A better deal for donors

I’ve been working for charities for over twenty years, a sobering thought.

I’ve worked for some great charities and done some fantastic fundraising. And some that’s been less fantastic but we’ll skip quickly over that. Overall, it’s been really good.

But what’s been bothering me for much of this time has been that I haven’t been able to really transform the donor experience in any of the charities I’ve worked for.

Now I am not talking about bigger donors here. People or organisations, particularly governments who can afford to write big cheques to charities get a pretty good deal, I think. They get their own projects to fund, sometimes nonprofits will run new projects just for them. They get usually very good feedback on how their money has been spent and what has been achieved with it.

For the small donor, giving $50 or $100, say, or giving a few dollars or pounds each month, not so much. Their donations are solicited under the message that their gift will save or transform lives but how it is spent and on what is often very unclear. These gifts commonly go into a charity’s general or unrestricted fund. It is usually very difficult to work out how much of this has been used to fund direct programme work as opposed to all the other things charities, legitimately, need funds for. Such as overheads. Or marketing.

Many donors are happy to give to such unrestricted funds and that’s fantastic. These are the most valuable donors of all. But surely, every donor ought to have the choice of what they fund? And be told how their money has been used, if they want. This shouldn’t just be confined to big donors like governments.

In a world where donors of all kinds are becoming increasingly (and rightly) demanding, where trust and confidence in institutions of all kinds is diminishing, I think the charity sector is in danger of not responding to smaller donors’ needs for transparency and impact.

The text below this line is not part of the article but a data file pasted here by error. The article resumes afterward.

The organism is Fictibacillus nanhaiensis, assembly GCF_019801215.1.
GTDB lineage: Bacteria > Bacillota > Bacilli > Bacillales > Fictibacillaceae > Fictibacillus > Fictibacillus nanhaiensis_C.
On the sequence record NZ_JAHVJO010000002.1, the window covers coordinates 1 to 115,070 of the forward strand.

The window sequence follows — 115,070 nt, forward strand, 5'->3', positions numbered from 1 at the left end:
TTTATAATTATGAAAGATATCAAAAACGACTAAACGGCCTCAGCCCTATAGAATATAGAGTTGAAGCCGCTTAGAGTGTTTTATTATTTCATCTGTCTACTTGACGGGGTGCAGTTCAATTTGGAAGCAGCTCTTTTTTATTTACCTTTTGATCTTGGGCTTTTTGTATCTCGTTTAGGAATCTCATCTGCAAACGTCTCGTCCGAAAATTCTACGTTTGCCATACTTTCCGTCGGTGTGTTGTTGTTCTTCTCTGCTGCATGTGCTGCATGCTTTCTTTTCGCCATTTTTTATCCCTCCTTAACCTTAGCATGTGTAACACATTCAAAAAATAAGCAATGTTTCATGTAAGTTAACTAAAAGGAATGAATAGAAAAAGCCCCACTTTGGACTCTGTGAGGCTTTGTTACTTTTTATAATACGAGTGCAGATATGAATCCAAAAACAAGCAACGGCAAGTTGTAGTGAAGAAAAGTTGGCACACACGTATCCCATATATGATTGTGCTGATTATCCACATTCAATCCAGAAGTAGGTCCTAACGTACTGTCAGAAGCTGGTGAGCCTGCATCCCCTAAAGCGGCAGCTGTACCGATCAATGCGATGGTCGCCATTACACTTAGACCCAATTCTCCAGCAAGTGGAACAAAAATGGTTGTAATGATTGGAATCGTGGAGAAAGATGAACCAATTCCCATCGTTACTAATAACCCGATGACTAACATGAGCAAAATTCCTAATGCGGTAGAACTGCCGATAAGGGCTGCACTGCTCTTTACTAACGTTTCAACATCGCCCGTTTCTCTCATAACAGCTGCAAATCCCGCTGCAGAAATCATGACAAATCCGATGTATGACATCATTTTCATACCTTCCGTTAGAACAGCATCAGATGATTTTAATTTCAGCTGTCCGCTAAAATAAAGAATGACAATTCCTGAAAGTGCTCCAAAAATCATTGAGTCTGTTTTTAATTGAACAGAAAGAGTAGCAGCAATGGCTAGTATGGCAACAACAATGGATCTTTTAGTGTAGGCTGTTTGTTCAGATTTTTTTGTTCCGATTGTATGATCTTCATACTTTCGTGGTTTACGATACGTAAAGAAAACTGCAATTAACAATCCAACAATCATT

And, conversely, if we do respond by providing greater transparency and, even more
importantly, connection to the cause, I think donors will really respond. Increasing donation levels and allowing charities to continue to prosper and thrive.

What we need to do is to bring the cause much closer to the donor. Inspire them with amazing and compelling storytelling. Give them much greater transparency on what has been achieved from their donation. Some charities, of course are already doing this, charity:water perhaps most famously and are doing very well as a result.

But I want this for many, many more progressive causes.

So, enough of me pontificating on this subject. I am going to do something about this. I am with a group of like minded souls, Tim Longfoot, MD of Open Fundraising, Imogen Ward, CEO of Lessons for Life Foundation and AJ and Melissa Leon, founders of Misfit Inc, setting up a new charity.

The Misfit Foundation will be established with a mission of promoting giving to all kinds of world changing causes. It will seek to use the power of technology and storytelling to bring donors together with the work they support. It is being launched today, in the UK and US.

And the first project of the Misfit Foundation will be….well that’s for another post

Tobin Aldrich
Director, Misfit Foundation

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